A new school building, arguably overbuilt, sits next to an older structure at Nett school. A single elementary school serving a municipality with a population of 6000 some residents. The population pyramid would suggest that maybe a third are school aged, maybe more. I am now headed back into town on my run, heading back towards the hospitals.
The mother church
Down in town I move past the church the Protestants call “the mother church”. While elsewhere on the planet the Catholic church predates the Protestant church, here in Pohnpei and over on Kosrae the Protestant church predates the Catholic church. The Protestants are the older church. On Pohnpei by about 50 years, on Kosrae by over a hundred years. Church and the social world of the church are central to life here, but there is still room for spirits in the corners of the room.
Along the waterfront
What one sees depends on one’s perspective. The green and white building is one of only two buildings to survive World War II on the island. That green and while building marks the corner of the public market on Pohnpei. What I see are the dogs on the right. Runners have to pay attention to dogs. They become excited and join in the run. Or the chase.
Sunset at the causeway
With nine kilometers behind me, the sun sinks behind Sokeh’s ridge. The causeway is active on a Friday night, every table occupied by sakau drinkers settling in for an evening of breezes off the water.
The port end of Deketik
Change usually takes time on Pohnpei, but not with respect to the weather and the onset of darkness. When the sun sets, the lights go out on Pohnpei. Equatorial sunset leads to instant lights-off darkness. This evening rain swept in across the causeway chasing away the sakau swigging crowds.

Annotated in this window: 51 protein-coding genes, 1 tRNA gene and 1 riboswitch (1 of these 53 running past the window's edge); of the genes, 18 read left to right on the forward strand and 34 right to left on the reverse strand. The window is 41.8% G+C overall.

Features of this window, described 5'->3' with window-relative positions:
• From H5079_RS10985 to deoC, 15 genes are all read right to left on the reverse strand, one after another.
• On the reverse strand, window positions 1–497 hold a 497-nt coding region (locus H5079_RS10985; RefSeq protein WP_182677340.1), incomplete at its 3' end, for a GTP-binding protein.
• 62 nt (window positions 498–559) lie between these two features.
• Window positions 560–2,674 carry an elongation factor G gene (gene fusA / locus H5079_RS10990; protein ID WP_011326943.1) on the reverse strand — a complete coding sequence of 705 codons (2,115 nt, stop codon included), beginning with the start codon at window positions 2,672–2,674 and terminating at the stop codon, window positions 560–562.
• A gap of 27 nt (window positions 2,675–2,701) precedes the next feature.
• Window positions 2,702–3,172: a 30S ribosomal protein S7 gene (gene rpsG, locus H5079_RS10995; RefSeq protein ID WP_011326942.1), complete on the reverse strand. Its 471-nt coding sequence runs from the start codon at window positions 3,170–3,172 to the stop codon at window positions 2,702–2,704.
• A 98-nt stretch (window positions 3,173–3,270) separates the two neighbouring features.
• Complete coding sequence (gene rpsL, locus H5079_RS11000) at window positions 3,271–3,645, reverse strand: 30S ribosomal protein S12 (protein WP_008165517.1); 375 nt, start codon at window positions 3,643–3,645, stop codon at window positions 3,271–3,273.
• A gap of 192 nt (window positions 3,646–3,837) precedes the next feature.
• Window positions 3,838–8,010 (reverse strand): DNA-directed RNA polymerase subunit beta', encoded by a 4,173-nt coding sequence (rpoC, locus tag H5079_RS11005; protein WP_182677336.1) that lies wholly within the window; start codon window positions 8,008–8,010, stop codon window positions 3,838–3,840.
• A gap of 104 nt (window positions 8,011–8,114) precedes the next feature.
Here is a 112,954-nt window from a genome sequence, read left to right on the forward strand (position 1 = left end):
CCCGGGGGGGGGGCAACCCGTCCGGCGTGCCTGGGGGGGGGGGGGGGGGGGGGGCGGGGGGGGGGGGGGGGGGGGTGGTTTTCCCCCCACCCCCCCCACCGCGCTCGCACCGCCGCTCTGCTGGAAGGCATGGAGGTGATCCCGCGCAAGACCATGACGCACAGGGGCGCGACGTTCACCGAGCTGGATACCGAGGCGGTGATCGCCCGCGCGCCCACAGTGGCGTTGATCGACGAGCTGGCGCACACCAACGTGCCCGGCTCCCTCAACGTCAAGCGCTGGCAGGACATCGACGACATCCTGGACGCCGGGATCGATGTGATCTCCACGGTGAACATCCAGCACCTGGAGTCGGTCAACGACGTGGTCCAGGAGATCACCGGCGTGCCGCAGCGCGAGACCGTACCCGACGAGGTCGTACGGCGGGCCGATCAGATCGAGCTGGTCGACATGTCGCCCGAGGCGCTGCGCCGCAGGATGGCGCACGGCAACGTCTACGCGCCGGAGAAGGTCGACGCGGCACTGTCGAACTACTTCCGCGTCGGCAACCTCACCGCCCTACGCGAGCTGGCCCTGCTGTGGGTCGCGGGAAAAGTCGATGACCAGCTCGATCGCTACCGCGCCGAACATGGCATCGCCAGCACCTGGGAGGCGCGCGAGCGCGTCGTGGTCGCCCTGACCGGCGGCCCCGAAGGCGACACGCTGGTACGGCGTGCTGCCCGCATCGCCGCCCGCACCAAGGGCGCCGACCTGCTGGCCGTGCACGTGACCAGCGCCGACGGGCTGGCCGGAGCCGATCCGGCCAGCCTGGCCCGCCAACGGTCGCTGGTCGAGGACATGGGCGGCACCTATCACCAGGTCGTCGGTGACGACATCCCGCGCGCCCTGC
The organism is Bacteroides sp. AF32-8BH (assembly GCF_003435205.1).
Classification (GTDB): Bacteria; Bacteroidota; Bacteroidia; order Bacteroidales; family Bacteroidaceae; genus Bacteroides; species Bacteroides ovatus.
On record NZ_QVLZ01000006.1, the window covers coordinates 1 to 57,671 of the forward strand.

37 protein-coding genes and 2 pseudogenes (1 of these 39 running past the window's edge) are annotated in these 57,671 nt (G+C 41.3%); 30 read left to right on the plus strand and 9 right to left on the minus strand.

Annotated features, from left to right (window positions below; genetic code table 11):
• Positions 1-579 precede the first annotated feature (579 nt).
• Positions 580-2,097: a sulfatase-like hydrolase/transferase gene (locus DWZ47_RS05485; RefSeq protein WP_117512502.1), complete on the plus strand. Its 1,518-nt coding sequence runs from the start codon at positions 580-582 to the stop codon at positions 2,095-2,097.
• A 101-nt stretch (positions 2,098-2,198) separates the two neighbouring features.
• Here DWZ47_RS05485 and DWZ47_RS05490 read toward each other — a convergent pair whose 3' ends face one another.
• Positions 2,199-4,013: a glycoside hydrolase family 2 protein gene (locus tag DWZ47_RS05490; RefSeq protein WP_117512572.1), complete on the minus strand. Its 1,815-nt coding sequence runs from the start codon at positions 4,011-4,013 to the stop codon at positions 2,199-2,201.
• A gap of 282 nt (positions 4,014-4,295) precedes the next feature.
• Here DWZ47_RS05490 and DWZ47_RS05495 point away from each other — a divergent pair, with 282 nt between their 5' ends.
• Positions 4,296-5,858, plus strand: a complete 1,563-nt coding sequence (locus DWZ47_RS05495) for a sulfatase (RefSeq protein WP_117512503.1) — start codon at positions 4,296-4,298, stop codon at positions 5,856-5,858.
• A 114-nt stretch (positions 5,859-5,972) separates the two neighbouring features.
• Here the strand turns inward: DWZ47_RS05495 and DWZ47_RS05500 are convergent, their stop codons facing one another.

A torrential down pour drenches the causeway as I head southbound in the gloom towards the main island. The causeway offers no protection from the wind driven rain. The rain falls faster than the water can drain away, and the causeway is covered with a sheet of flowing water. Both my gear and I are waterproof, road running is not cancelled by darkness nor rain. Road running always seems to me to be a unique sport in this respect. The scenery always changes, there are opportunities to interact with friends, and the weather does whatever the weather will. The run goes on. Volleyball players cannot stop and be social in the middle of a set. Nor can tennis players. Swimmers do not get to talk to those watching the swimming. And rain can delay or cancel softball games, track events. Darkness can end a day of golf. Road running is social and virtually unstoppable. Spear lightning or typhoons are required to shut down a road runner. Darkness is problematic, but not run ending.
Just a short kilometer later full on darkness has settled over Kolonia. Even main street is not well lit by street lamps, there is a basic darkness to roads on Pohnpei at night. Survival is up to the pedestrian. Runners come up fast on a car, drivers here do not expect a runner, so a runner has to be the alert one, anticipate the unexpected.
A mere 100 meters later and the sky is dark. First comes road darkness. Then sky darkness. In a matter of minutes. There is no lingering dusk as one might experience at 40 degrees north or south latitude.
The run would finally end with my arrival in Dolihner, 15.3 kilometers, one hour and forty-nine minutes after I stepped out onto the road in front of the house. All is cloaked in darkness, the brief journey over. Later in the evening the power company would again cut power to the whole island, plunging what few places have light into Pacific darkness. My son would wander around the house decrying whomever had moved his flashlight. I viewed the loss of power as an opportunity to go to sleep after a moderately long tropical run.